A recent article in the New Yorker, “The Healing Buzz of ‘Drunk History,'” describes the show as “sweet, filthy, and forgiving” and argues that the television program corrects the overly imposing ways of telling history. Can the special intimacy and lightness that this show assigns to even the most difficult of historical topics serve as a teaching tool for how we discuss history and issues?
Absolutely. In fact, although, from appearances alone, “Drunk History” seems like a mockery of great narratives of the past, the television show adds a particular flavor to historical re-telling. And no, it’s not just the alcohol.
Now in its fifth season, “Drunk History” has gained popularity both on Comedy Central as well as on YouTube. The premise of the show surrounds interesting stories about figures from history that most audiences might even be completely unaware of, even if they are familiar with the historical figures represented in the show.
The host, Derek Waters, gets buzzed with a narrator, gets to know them and then sits down and has them tell a story from history. The narrators are always slightly more drunk than Waters, but he is the host after all and has to keep the story at least a little bit on track.
What’s more, the show pairs the audio from these narrations with lip-synching actors dressed completely in character and acting out the events of the story. Despite the intoxicated state of these retellings, they become very entertaining and especially humorous to the audience while also staying true to an understanding of what really happened in history, and, more importantly, what these historical moments mean.
For example, in a classic clip from Season 3 of “Drunk History,” the show told the story of Harriet Tubman, charmingly entitled “Harriet Tubman Leads an Army of Bad Bitches.” Actress Octavia Spencer reenacts the scenes with brilliant expressions and chutzpah and, while the narrator imparts her own modern speech and slang onto a character who didn’t speak the same way, the manner of telling the story doesn’t just show what Harriet Tubman did, but opens up a door to a better understanding of who she was. The story makes Tubman appear more human and, through that humanity even more admirable as a person who overcame daunting obstacles to make a difference in America.
Even when the conversation seems to take a turn for a difficult or unpopular topic, the show maintains a confident attitude and gracefully tells these stories anyway. In the latest season of “Drunk History,” the narrator details the gruesome reality of Vlad the Impaler’s torture preferences, then laughs at the ridiculousness of the whole situation of a leader impaling so many people and moves on to the next part of the story.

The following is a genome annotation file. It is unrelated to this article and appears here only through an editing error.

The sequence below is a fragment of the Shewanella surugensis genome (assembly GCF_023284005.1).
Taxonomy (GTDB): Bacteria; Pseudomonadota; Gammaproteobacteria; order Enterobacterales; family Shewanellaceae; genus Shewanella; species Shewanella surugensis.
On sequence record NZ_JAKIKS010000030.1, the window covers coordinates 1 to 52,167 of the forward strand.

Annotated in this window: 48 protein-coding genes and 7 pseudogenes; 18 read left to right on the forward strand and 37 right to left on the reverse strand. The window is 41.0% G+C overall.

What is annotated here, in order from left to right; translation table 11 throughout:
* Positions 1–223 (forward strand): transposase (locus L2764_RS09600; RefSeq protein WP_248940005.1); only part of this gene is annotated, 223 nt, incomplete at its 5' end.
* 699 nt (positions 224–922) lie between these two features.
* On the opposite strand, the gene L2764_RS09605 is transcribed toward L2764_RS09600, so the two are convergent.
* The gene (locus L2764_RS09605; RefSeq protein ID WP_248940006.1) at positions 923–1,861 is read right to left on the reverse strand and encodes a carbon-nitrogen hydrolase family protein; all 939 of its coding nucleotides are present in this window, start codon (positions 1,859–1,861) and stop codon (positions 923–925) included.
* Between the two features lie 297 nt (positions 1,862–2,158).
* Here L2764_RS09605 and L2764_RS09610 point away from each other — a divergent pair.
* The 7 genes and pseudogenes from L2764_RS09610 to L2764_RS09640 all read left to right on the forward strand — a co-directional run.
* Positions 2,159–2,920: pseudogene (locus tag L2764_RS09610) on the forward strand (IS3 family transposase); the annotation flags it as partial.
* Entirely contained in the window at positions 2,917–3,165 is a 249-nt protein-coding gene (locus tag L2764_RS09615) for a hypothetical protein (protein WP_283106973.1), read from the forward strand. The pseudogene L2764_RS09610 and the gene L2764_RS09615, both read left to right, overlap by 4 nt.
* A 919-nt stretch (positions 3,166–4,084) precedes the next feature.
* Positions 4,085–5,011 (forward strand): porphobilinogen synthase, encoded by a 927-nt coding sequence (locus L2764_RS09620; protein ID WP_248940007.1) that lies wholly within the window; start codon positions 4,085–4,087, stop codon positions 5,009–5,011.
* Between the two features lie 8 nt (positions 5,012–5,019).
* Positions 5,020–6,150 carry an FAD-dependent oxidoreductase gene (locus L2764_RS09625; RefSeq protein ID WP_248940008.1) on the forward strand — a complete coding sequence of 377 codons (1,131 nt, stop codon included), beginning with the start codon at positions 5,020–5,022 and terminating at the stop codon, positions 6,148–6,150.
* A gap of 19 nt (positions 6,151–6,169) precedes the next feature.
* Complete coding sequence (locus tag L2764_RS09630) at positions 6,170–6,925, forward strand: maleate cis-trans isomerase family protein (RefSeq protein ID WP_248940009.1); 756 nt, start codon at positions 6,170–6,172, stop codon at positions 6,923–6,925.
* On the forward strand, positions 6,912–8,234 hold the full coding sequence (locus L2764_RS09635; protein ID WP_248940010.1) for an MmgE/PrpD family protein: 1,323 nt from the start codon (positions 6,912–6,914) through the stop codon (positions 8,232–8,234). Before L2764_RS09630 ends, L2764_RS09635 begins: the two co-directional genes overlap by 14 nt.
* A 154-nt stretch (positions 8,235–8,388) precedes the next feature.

Many historians might balk at the seemingly inappropriate reaction to some of the most repulsive parts of history, but in many ways this reaction is more useful and more realistic for modern audiences. At times, history can be extremely strange, especially compared to the contemporary world, but instead of vying to understand and reconcile all of history with our present position, “Drunk History” shows how explaining the situation and recognizing the wackiness of it all can be the best sign of learning from the past.
These days, history can become a tool for proving a point rather than a learning tool to help make a difference in the present. By eliminating the competition for the title of the “true” formal teller of history, Waters’ show creates an environment where history can be enjoyed purely for itself and can offer something for everyone, and everyone can be a part of the conversation regardless of their political beliefs or their background.
Yes, the narrator ultimately reigns as the “teller” of history, but even then, the structure of the show follows as a dialogue with Waters, filled with many jokes and moments of drunken stutters. And shouldn’t stories and dialogue be the basis of any historical discussion anyway?
Many interviews with the Waters, especially in the early seasons of the show, exhibit skepticism as to the historical accuracy of these stories, to which Waters always replies, a little offended and slightly defensive, that all of the stories are completely true and are just told in a new way. Waters also exclaims that a new way of telling adds a lot to the way modern audiences can understand these special moments of the past that get glossed over so easily in history class.
You probably can distinguish from your own classes the difference between the history teacher who recited history like a grocery list and the teacher who acted out the personalities of the key figures, gave them nicknames and even gave voices to the characters. I still remember my history professor doing a silly French accent every time the lecture was about Napoleon, beginning each sentence with a “huh huh HUH!”
It’s these elements of history lectures that not only kept me entertained in the moment, but stuck with me years after the semester ended. These aspects made history more relatable and turned two-dimensional names into three-dimensional characters.
“Drunk History” has these same goals in mind and not only cares about history, but imparts a sense of appreciation and care for the way that history is told. Each episode illustrates how sometimes being “exactly accurate” doesn’t impart a sense of historical authenticity.
Sometimes it takes a silly accent or a little exaggeration to help modern audiences understand the full effect of these stories because the way that they were amazing as they unfolded can’t be recreated by rote reciting alone.
It takes some extra storytelling skills to capture the bravery, intelligence and even the bad attitudes of historical figures. And yes, being just a little drunk can aid in bringing out the most memorable of voices and silly phrases.
The lesson to audiences: Drink and retell history responsibly.